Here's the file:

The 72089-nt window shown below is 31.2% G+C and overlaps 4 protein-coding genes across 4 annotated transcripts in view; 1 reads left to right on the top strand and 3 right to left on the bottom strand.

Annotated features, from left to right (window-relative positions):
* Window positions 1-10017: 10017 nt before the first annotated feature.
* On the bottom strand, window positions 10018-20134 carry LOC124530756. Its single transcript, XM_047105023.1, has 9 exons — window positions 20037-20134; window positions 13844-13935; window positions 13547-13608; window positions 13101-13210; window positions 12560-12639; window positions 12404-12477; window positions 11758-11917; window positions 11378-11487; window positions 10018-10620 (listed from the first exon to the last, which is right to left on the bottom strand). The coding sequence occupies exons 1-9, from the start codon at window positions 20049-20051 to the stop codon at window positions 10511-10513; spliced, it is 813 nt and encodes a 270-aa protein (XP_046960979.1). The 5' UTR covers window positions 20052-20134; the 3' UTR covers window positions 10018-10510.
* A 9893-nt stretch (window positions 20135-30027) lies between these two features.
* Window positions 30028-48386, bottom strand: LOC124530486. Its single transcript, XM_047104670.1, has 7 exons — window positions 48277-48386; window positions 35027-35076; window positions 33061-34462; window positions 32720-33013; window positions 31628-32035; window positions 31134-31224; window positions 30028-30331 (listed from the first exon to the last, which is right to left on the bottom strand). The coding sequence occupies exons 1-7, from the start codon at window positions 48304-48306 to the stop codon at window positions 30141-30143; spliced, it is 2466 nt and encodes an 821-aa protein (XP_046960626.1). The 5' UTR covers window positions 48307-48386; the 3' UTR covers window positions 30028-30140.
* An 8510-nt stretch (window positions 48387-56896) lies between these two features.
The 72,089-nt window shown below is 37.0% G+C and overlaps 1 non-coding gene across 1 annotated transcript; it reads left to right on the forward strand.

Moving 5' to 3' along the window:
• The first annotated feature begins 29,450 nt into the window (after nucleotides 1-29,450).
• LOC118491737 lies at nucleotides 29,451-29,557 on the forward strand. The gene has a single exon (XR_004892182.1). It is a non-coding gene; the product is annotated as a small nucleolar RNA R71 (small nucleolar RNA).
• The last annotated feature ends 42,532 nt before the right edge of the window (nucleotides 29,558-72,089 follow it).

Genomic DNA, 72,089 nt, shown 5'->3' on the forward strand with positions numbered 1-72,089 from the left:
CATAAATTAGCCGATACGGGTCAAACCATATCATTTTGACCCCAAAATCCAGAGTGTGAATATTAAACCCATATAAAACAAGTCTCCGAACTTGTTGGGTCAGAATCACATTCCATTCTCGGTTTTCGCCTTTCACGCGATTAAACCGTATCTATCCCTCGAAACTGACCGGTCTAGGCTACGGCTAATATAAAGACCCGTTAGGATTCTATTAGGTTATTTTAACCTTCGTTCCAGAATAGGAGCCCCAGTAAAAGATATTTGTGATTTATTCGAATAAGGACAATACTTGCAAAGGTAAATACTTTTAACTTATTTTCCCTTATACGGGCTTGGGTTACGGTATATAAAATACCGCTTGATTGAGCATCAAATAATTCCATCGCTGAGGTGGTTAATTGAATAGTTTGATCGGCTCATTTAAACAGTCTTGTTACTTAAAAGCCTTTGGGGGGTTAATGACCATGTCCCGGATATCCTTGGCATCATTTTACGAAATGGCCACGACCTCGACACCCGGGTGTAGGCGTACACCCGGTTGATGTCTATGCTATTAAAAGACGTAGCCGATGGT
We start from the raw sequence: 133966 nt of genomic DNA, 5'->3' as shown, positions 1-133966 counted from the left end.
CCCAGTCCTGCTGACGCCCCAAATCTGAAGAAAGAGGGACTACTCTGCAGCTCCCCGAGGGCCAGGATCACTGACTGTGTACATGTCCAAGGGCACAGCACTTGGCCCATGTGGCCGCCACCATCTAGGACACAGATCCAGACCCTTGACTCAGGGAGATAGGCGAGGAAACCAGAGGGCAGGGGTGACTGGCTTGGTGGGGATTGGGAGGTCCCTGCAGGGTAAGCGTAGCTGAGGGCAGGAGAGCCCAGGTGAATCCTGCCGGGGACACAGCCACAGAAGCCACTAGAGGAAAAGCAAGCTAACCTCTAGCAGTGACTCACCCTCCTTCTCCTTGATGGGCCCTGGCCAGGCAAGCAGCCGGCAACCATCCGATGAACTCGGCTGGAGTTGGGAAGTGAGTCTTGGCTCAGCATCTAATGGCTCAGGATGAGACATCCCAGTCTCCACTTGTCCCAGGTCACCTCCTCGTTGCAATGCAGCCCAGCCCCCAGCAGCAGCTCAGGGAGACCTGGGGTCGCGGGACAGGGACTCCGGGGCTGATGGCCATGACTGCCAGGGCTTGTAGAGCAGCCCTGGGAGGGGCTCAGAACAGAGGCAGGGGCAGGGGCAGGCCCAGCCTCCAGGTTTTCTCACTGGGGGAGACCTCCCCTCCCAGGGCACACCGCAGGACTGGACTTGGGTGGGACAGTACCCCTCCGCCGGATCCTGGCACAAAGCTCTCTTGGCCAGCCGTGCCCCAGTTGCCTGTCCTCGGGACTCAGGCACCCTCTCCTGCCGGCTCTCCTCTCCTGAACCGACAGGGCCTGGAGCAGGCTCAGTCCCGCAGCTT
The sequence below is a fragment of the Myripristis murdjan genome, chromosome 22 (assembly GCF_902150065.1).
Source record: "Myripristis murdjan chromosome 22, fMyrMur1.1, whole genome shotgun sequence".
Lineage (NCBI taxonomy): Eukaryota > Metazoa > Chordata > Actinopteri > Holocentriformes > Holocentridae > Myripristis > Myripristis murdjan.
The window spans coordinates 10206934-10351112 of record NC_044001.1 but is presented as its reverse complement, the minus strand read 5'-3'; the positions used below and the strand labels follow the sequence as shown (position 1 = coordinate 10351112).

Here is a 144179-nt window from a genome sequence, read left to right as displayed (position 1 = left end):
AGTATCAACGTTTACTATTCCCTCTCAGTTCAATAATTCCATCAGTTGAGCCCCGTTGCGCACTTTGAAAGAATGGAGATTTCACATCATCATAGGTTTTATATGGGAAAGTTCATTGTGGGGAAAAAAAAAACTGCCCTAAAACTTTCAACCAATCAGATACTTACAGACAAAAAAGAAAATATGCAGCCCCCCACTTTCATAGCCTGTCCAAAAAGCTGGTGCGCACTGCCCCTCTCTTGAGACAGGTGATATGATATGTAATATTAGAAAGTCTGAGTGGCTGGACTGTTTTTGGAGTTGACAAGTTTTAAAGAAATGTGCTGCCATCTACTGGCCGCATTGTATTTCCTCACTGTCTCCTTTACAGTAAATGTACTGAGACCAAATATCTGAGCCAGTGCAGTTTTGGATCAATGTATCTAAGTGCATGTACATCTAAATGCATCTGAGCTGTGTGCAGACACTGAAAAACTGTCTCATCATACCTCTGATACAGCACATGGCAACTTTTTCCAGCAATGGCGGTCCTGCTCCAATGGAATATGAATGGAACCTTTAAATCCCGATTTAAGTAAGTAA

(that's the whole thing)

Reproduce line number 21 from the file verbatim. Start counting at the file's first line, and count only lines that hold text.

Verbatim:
Here is a 144179-nt window from a genome sequence, read left to right as displayed (position 1 = left end):